In Mrs Warren’s Profession, we study realism and the concept of idealism. The play doesn’t exactly have a great ending. In the second act, it pleasantly describes a scene of the loving reconciliation of a mother and daughter. In the next few acts, they destroy this relationship with secrets revealed and habits unveiled, and everything comes crashing down. The lit worksheet defines realism as attempts to present everyday things naturally or to render accurately the world around, however unpleasant, without romanticizing or stylizing them, and that it is not concerned with the supernatural or the ideal.
We all wish things in our lives were ideal, or at least close to it. I wish it, but realism exists with all its sinful explicitness and unhappiness. I want to cuddle in fantasy’s arms and rid myself of all that is true and happening. Realism exists. And I really can’t stand it sometimes.
I really don’t want to believe that studies matter. I really don’t want to believe that I’m growing up. I really don’t want to believe in all the distasteful qualities that people have and conceal with an exuberant front. I’d like to think that things always go my way. But realism hurts like an spear impaled on a breathing heart, consciously having the things you believe seem beautiful being broken down into their most simple and ugly pieces.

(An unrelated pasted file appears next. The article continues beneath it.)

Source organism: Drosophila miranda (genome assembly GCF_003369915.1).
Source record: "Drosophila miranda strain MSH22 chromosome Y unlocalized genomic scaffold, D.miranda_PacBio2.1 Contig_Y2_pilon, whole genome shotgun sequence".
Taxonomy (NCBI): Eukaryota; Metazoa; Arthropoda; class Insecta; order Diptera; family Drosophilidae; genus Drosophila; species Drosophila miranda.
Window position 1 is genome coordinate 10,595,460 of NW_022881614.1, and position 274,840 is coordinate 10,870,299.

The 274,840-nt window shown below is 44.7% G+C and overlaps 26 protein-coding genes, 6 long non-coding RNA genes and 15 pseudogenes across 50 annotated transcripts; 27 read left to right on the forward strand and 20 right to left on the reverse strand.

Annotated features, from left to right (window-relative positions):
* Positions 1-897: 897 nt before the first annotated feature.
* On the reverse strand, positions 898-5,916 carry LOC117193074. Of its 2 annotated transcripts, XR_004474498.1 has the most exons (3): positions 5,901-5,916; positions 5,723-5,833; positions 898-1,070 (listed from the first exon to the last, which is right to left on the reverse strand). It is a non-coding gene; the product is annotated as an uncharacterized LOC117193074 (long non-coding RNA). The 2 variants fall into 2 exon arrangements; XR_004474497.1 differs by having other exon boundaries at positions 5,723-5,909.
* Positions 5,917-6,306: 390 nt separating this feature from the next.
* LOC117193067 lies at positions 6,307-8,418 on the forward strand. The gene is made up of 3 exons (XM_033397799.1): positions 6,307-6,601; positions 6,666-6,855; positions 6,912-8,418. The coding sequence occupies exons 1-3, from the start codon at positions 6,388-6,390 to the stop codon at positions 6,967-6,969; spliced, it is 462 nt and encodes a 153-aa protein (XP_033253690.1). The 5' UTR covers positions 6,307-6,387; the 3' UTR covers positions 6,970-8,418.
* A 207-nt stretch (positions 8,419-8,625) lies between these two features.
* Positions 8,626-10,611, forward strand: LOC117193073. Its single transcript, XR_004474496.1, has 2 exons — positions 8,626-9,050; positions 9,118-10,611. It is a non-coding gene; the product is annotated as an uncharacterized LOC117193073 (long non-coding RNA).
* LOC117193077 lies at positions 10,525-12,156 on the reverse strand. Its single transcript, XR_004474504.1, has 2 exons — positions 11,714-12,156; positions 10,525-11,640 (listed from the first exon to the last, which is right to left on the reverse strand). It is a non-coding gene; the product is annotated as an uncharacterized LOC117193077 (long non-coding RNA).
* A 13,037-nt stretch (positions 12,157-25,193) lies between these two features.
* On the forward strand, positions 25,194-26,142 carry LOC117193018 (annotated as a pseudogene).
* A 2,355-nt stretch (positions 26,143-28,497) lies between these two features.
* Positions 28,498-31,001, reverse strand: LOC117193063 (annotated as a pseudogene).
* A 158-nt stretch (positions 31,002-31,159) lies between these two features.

But I do want to fight against it. I want to battle against realism with a burning spirit that tells me to fight to make all of the beauty and wonderment I fantasize of come true. I want to wake up and be alive in this world. Then I can fight for my ideal and crush bitter realism for the manifestation of my utopia, embracing the positive vibes, friendships, and love that come along with it, and then carefully guide myself through an exhaustive quest for precious happiness.
“Don’t ask what the world needs, ask what makes you come alive, and go do it. Because what the world needs is people who have come alive.”